I digress. Jaime tells Olenna that Cersei wanted to mutilate her but that he talked her out of that. He gives her poison in her wine, telling her that it’ll be painless. She drinks the whole glass, but before she dies, she confesses that she was the one who had Joffrey killed at the wedding. Jaime’s face during this scene is perfect, and I was really hoping he would pull out his sword and do something awful to her, but no. He just watches, wide-eyed, as Olenna asks him to tell Cersei it was her that killed her son.

Dragons, what did you think? Are you equally irritated by the logistical inconsistencies? Are you wondering why the Starks are such bad communicators? Leave your thoughts in the comments!

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One Comment:

  1. The episode leaves a lot of questions to be sure, not the least of which is this: the largest army in Westeros was supposed to be that of the Tyrells – we see that in season 2, when they save the Lannisters, through seasons 3 and 4, when its not just their wealth but their army that the Lannisters need to hold onto the throne, and even the first episode of Season 7, where the threat of High Garden really has Cersei perplexed. The Martells and the Tyrells were tasked with besieging Kings Landing. We know why they haven’t done that yet, but that presumes they have large enough armies to do that, easily.
    So, when the Lannisters attack High Garden, they either faced the Tyrells and won, despite the numbers, or they passed by them without anyone realizing?

    The only other alternative is that Cersei was successful when last episode, she was trying to convince the Lords of the south to abandon Tyrell. Then all those bannermen that made up the Tyrell army actually became part of the Lannister army. But the show never said that, only that they were considering it. Also, Randall Tarley wasn’t in the scene with Jaimie leading the forces, leading me to believe that their forces weren’t there.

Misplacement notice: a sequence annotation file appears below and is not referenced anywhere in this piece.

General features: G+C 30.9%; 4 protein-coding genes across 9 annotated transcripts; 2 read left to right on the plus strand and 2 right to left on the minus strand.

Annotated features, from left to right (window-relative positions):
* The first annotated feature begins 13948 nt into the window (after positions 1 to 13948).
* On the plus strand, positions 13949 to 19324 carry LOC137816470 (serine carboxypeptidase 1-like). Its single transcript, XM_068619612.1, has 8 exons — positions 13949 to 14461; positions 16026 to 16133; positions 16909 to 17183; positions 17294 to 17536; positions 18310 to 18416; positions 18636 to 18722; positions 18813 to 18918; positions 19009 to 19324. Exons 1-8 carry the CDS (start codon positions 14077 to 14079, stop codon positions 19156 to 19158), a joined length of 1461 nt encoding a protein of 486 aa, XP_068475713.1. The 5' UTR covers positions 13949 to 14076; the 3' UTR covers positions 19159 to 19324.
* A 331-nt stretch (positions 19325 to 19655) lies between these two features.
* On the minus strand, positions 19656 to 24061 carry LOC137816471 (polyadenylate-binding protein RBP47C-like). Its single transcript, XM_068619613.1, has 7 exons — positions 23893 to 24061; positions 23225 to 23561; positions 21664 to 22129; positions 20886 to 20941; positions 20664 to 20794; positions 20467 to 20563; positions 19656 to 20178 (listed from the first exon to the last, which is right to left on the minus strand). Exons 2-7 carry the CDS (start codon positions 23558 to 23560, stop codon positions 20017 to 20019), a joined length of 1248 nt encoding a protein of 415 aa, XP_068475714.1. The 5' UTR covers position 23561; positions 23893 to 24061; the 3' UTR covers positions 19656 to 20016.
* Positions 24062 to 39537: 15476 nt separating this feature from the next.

Also, the Lannister army had been diminished, significantly, so how did they get so many people?

    I have more problem with that than with the time lapse, which can be explained by saying we aren’t seeing the travel time.

    Let’s say it takes 14 dyas to go around Westeros from Dragonstone to Casterly Rock.
    Grey Worm left on Day 1, the same that Greyjoys went to ferry the Martells back to Dorne. The Greyjoy fleet was intercepted that night, just south of Blackwater Bay. Euron comes back to Kings Landing a hero on Day 2 – he could have been there by morning. Let’s even assume he took his entire fleet with him, and not chasing after Grey Worm’s fleet, his visit to Kings Landing was short.

    So Euron starts out from Kings Landing around to Casterly Rock on Day 2-3. He is only two days behind Grey Worm
    Jaime sets out from Kings Landing toward High Garden also on Day 3, after his little romp with his sister.

    Grey Worm reaches Casterly Rock on Day 14 and begins what appears to be a frontal assault, the fleet offshore. That goes in to day 15. Getting through the sewers, opening the gates, and completely sacking the Rock takes at least another day – the Rock is taken on day 16, just as Euron’s ships catch up. Notably, Euron wasn’t seen in this battle, so its possible he had ships already following Grey Worm, or coming from Pyke that could reach there faster.